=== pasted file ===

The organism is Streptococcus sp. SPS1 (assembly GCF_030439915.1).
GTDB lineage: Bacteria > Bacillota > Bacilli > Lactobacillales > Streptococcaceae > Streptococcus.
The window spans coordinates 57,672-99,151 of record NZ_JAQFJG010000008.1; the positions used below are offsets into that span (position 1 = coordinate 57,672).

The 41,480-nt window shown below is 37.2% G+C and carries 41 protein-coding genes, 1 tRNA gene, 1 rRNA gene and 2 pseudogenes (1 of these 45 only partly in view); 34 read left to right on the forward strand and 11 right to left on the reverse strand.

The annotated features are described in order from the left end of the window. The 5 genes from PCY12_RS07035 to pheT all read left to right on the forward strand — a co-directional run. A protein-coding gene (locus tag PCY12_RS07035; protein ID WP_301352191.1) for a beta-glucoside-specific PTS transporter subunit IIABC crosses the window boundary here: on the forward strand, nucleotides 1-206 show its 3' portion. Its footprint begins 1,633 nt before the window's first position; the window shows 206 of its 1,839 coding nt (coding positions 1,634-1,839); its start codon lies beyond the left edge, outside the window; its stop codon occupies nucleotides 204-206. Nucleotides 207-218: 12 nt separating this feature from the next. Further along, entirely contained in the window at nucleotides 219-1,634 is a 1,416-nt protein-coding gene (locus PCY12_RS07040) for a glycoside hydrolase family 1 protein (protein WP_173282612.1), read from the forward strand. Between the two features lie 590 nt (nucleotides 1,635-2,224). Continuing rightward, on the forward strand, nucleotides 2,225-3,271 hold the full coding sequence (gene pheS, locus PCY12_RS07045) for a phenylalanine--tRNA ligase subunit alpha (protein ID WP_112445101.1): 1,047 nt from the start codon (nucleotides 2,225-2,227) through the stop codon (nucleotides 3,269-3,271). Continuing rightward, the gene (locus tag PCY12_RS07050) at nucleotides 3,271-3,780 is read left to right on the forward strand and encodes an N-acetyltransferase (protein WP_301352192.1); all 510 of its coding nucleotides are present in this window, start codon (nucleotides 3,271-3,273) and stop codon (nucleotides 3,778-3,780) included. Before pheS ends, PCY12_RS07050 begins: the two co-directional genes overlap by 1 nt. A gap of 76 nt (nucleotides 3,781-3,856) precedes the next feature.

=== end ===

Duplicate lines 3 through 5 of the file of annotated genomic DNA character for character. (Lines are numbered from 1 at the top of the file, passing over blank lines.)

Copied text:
The window spans coordinates 57,672-99,151 of record NZ_JAQFJG010000008.1; the positions used below are offsets into that span (position 1 = coordinate 57,672).

The 41,480-nt window shown below is 37.2% G+C and carries 41 protein-coding genes, 1 tRNA gene, 1 rRNA gene and 2 pseudogenes (1 of these 45 only partly in view); 34 read left to right on the forward strand and 11 right to left on the reverse strand.

The annotated features are described in order from the left end of the window. The 5 genes from PCY12_RS07035 to pheT all read left to right on the forward strand — a co-directional run. A protein-coding gene (locus tag PCY12_RS07035; protein ID WP_301352191.1) for a beta-glucoside-specific PTS transporter subunit IIABC crosses the window boundary here: on the forward strand, nucleotides 1-206 show its 3' portion. Its footprint begins 1,633 nt before the window's first position; the window shows 206 of its 1,839 coding nt (coding positions 1,634-1,839); its start codon lies beyond the left edge, outside the window; its stop codon occupies nucleotides 204-206. Nucleotides 207-218: 12 nt separating this feature from the next. Further along, entirely contained in the window at nucleotides 219-1,634 is a 1,416-nt protein-coding gene (locus PCY12_RS07040) for a glycoside hydrolase family 1 protein (protein WP_173282612.1), read from the forward strand. Between the two features lie 590 nt (nucleotides 1,635-2,224). Continuing rightward, on the forward strand, nucleotides 2,225-3,271 hold the full coding sequence (gene pheS, locus PCY12_RS07045) for a phenylalanine--tRNA ligase subunit alpha (protein ID WP_112445101.1): 1,047 nt from the start codon (nucleotides 2,225-2,227) through the stop codon (nucleotides 3,269-3,271). Continuing rightward, the gene (locus tag PCY12_RS07050) at nucleotides 3,271-3,780 is read left to right on the forward strand and encodes an N-acetyltransferase (protein WP_301352192.1); all 510 of its coding nucleotides are present in this window, start codon (nucleotides 3,271-3,273) and stop codon (nucleotides 3,778-3,780) included. Before pheS ends, PCY12_RS07050 begins: the two co-directional genes overlap by 1 nt. A gap of 76 nt (nucleotides 3,781-3,856) precedes the next feature.